Italy was the opportunist in both world wars, entering them late, hoping to gain territory by backing the winner. In the First World War she found herself on the victorious side after horrendous losses: in the second, a loser, tainted by Fascism but on the brink of extraordinary transformation and economic progress.
No one who reads Mark Thompson’s account of the Italian front in the First World War can doubt the chaotic state of Italy in 1914. Still a multilingual nation, where many spoke in obscure dialects, she had a problem almost on the scale of her chief enemy, the Austro-Hungarian Empire, which issued its declaration of war in nine languages. The Austro-Hungarians coped better with this: their commander Conrad von Hötzendorf and his officers could make themselves understood to most of their troops, whereas the Italian Generalissimo Cadorna had no such gift. On the evidence of this book it seems doubtful that Cadorna had any gifts at all, apart from the ability to reach the top of the chaotic Italian army and a rare capacity for cruelty. His encouragement of the shooting of innocent men to instil terror in others makes chilling reading.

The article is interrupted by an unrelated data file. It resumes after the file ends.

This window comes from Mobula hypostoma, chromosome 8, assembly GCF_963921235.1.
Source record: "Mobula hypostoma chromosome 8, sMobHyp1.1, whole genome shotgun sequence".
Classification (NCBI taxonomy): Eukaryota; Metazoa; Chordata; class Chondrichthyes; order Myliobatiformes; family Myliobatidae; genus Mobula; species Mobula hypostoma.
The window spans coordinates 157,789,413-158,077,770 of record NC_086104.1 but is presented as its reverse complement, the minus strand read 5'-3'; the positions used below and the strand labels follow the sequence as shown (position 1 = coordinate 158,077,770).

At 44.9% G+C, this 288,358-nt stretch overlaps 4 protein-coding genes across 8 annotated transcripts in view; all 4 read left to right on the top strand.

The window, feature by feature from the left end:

The obvious reasons for going to war in May 1915 were the bribes of territory offered by the French and the British to detach Italy from her alliance with Austria–Hungary and Germany. Then there was nationalism. Not unified until 1870 (and even then not entirely so), Italy fought partly because